Coco Chanel, Paris

1937, Printed late 1980's
Silver gelatin photograph

Artist’s blind stamp on recto. Signed, titled and dated on verso.

Frame: 24 1/4 x 22 3/4 inches

Horst P. Horst became a seminal figure in the history of 20th century photography during an innovative career that spanned over half a century. Born in Germany in 1906, Horst shot for French Vogue magazine of the 1930s and 1940s becoming well known for his chic and pioneering fashion images that appeared in France, Britain, and the United States. He was an arbiter of taste with an instinctive sense of sophistication and an elegant aesthetic who captured the essence of his subject with a sculptor’s sensitivity to form and light. Modernizing fashion photography, his images uniquely encapsulated the period by also portraying its luminaries including Helen Bennett, Andy Warhol, Gertrude Stein, Iman, Marlene Dietrich, Yves Saint Laurent, Nina de Voogh and the most celebrated fashion figure of the time, Coco Chanel.

As Horst said, “For years she had firmly refused to allow her dresses to be photographed, let alone herself, for Vogue. But one day in 1937, to the frank astonishment of Vogue’s Paris office, she sent word that she would consent to be photographed – on one condition: that I should be the photographer.”

Although the session was in Horst’s words, “a flop,” a second private sitting resulted in a profile portrait that remained Chanel’s favorite throughout her life. Horst said about the second session: “This time she wasn’t preoccupied with the photograph; she was thinking about a love affair with Iribe that was ending. You can see that she’s not paying attention to anything here – she’s dreaming and thinking. She loved these pictures and ordered hundreds…Everyone was scared of Chanel, but her models adored her. She was the queen of the whole thing. When she died they gave her a funeral like they did de Gaulle.”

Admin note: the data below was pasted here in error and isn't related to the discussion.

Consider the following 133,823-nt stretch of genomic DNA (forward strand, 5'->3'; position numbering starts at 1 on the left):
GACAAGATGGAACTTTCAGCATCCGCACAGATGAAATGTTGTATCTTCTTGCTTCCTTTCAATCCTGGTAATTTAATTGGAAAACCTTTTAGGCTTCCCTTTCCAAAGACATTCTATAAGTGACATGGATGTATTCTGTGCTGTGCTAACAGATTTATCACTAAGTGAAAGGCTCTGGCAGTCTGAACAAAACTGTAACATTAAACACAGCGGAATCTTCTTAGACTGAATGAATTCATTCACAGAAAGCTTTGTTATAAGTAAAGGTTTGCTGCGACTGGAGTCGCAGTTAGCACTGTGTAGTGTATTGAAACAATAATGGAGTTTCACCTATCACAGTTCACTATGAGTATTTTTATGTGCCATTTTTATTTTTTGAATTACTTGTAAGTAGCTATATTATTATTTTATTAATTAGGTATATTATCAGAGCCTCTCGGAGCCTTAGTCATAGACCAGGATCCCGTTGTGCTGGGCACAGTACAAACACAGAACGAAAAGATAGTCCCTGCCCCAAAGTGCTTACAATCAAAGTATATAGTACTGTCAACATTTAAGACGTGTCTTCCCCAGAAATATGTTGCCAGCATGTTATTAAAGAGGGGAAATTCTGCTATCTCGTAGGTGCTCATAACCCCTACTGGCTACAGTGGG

The portrait was created when Chanel was at the height of her power. It reveals a gentleness of lighting and a tenderness of expression. Horst’s image lacks her typical stolid appearance and reveals an intimate glimpse of a Chanel who is perhaps not completely sure of herself. She is comfortably embraced by the contours of the chair lending an air of relaxation and refinement with the delicate outline of her profile set against the satin upholstery. Horst sourced the Louis XVI-style chair inspired by a similar item he had seen in Chanel’s apartment at the Ritz. Simply dressed, but with her trademark bold jewelry, she holds her cigarette in a characteristically masculine way with a cropped haircut. Chanel was the epitome of modernity influencing women the world over and in Horst’s portrait, he reveals an intimate yet refined vision of the legend.